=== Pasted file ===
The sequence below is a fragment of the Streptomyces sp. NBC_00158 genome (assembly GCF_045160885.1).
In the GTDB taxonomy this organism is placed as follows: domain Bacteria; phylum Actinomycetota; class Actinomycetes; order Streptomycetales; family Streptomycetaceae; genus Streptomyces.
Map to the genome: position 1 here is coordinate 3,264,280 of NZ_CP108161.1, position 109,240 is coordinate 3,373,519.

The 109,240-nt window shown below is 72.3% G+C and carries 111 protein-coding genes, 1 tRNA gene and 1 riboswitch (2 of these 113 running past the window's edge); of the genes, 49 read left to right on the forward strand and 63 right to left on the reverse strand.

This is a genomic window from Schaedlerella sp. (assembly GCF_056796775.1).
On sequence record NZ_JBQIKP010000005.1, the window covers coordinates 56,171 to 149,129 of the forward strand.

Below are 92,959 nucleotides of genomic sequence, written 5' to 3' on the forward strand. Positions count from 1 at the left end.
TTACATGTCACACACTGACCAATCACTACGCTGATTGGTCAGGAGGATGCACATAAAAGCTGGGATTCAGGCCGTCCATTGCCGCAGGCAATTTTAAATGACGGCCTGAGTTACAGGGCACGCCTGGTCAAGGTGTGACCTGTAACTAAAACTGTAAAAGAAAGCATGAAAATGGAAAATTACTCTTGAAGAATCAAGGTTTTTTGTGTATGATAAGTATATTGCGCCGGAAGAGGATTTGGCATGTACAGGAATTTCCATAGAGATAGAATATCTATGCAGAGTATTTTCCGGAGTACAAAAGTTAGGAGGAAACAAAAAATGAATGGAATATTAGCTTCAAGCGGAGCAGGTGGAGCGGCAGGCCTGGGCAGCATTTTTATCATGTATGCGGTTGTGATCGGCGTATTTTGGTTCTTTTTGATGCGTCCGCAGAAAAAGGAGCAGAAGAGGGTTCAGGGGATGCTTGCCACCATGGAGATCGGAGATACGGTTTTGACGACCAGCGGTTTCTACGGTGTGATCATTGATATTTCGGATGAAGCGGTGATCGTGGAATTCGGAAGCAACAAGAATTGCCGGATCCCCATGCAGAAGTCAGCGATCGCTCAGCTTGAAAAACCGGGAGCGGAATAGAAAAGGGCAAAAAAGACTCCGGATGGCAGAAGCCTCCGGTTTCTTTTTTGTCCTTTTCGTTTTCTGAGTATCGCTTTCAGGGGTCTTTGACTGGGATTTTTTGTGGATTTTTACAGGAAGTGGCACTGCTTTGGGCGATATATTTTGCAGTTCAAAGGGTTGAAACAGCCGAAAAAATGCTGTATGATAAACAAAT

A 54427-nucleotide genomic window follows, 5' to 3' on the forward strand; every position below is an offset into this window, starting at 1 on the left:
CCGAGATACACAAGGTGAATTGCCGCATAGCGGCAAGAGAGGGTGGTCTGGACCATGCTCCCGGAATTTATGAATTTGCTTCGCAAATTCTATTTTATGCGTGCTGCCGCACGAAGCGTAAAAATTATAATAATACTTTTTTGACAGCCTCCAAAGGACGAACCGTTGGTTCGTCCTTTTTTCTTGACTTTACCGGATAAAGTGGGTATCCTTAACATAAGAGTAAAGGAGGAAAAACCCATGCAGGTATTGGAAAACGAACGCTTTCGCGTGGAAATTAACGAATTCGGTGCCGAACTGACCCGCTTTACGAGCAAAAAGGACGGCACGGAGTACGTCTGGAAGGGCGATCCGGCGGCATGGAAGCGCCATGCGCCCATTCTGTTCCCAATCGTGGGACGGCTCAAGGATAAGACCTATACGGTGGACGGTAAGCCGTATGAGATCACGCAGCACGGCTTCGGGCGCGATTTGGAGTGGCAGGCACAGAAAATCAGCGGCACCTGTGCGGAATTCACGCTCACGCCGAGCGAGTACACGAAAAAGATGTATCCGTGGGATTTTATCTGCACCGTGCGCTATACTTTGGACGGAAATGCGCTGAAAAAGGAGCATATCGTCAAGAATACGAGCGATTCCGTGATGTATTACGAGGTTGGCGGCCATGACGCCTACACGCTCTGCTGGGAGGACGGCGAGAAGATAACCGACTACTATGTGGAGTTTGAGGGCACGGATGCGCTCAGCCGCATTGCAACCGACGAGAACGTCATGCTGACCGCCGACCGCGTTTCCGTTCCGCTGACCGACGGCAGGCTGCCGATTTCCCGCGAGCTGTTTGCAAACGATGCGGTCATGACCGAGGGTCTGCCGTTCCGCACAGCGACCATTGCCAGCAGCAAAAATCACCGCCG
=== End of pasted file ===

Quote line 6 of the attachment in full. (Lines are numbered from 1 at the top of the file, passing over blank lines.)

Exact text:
On sequence record NZ_JBQIKP010000005.1, the window covers coordinates 56,171 to 149,129 of the forward strand.